“The extension of the period for collection of the PVC is a welcome development. It is aimed at affording Nigerians the opportunity of exercising their franchise because the more the number of Nigerians who participate in the exercise the greater the credibility it lend to the election.

“The deployment of the card readers is a positive development. It will help to minimise rigging by large scale. It is something all Nigerians must support.

“But beyond that, what is more critical at this stage is that the dates already fixed for the elections to hold   must remain sacrosanct. Nothing should change it again so that Nigeria does not become a laughing stock in the international community.”

Ugwummadu also said that “the decision to extend the period for collection of the PVC is a welcome development.”

He applauded the INEC for the proving that the use of the card readers was acceptable and workable, but urged the commission to address the hitches that surfaced from the test-run .

The lawyer said, “To a large extent, it is a mixed outcome. Concerning the workability of the machine, it is satisfactory. But in terms of the effectual use, it is mixed. It was discovered that it took longer time than what was envisaged in some places.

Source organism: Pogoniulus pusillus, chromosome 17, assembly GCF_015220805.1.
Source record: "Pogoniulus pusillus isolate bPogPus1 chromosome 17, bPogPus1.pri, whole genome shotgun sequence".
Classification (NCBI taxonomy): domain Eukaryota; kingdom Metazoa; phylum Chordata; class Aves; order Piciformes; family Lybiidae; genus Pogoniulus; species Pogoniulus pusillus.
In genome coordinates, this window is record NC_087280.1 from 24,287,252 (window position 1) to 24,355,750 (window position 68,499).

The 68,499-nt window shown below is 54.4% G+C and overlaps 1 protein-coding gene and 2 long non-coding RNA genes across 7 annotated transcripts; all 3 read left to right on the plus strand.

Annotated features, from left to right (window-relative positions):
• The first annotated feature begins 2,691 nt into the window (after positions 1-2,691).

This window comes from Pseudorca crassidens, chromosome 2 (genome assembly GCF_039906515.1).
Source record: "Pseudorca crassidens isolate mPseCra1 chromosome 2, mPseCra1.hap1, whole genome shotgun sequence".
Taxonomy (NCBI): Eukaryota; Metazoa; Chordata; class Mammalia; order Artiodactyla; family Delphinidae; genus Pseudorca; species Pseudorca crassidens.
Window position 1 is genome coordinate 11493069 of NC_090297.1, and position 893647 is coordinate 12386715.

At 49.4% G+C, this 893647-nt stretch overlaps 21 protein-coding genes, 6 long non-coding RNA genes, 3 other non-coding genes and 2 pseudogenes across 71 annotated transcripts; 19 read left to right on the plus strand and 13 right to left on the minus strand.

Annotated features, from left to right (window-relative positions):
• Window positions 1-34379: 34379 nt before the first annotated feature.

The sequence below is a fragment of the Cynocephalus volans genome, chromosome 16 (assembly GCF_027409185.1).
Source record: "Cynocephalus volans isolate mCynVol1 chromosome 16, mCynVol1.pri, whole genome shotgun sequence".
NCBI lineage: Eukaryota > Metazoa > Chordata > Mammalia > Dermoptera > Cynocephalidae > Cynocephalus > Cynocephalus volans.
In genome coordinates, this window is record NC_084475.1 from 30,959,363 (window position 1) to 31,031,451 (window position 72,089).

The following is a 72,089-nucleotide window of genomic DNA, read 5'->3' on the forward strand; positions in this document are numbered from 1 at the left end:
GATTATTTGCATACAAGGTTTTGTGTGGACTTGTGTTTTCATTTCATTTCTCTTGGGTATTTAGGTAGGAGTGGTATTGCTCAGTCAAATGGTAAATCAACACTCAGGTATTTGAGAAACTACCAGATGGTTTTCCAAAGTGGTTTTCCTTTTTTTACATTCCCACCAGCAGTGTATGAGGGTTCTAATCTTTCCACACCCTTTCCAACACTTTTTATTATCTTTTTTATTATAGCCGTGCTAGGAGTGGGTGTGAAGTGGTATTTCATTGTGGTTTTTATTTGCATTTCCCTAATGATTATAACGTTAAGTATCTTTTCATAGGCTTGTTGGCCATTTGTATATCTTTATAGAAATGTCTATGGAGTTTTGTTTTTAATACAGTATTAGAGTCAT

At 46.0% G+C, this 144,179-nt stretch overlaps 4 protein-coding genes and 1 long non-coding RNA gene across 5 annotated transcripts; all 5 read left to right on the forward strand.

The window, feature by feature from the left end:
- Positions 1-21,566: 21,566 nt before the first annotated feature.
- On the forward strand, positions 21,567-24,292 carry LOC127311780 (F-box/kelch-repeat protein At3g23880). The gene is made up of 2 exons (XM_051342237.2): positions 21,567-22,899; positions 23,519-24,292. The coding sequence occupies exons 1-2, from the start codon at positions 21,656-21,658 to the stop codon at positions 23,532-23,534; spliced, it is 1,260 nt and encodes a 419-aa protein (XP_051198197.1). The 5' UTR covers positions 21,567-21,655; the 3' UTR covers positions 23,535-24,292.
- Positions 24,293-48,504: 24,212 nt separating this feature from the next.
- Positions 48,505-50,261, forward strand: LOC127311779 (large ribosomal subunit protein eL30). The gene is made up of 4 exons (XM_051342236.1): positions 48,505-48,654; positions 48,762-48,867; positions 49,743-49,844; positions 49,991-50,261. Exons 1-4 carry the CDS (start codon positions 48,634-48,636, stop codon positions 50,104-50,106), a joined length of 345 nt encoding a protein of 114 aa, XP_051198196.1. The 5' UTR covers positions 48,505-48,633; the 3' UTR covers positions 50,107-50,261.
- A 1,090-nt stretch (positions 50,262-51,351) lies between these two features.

“INEC still has time to put in place back up for malfunctioning machines, retraining of its men   so that they can better handle the machines.”

But another SAN, Joseph Nwobike, who also commended the postponement of the period for the collection of the PVCs, said the card reader test-run ought to have been done about 10 months ago.

He argued that that   would have afforded the manufacturers of the card readers enough time to correct some of the defects revealed by the test-run on Saturday.

Nwobike said, “If they had done the test-run about 10 months ago, INEC would have had the opportunity to go back to the manufacturer to correct the anomalies that surfaced yesterday. There would have been another test-run to ascertain the efficiency of the machine. All the hitches encountered yesterday would have been cleared

“Nobody should be disenfranchised so I will advocate the use of both the PVC and the Temporary Voter Card.”

The Conference of Nigerian Political Parties has said it still   supports   the use of the card readers by INEC.

Spokesman for the group, Osita Okechukwu, said, “the mock test of the Magnetic Card Reader, by INEC even if the picture is the only identification matrix; has further emboldened and reinforced our resolve to adopt the device as the best device to avoid mangling and manipulating the electoral process.”

A Second Republic member of the House of Representatives,   Junaid Mohammed, said the extension of the deadline for PVCs collection would “ give those who have been unable to collect their cards an opportunity to do so.”

On the   testing of the   card readers, Mohammed said, “It generally went well here in Kano. There were no major issues that could not be handled.”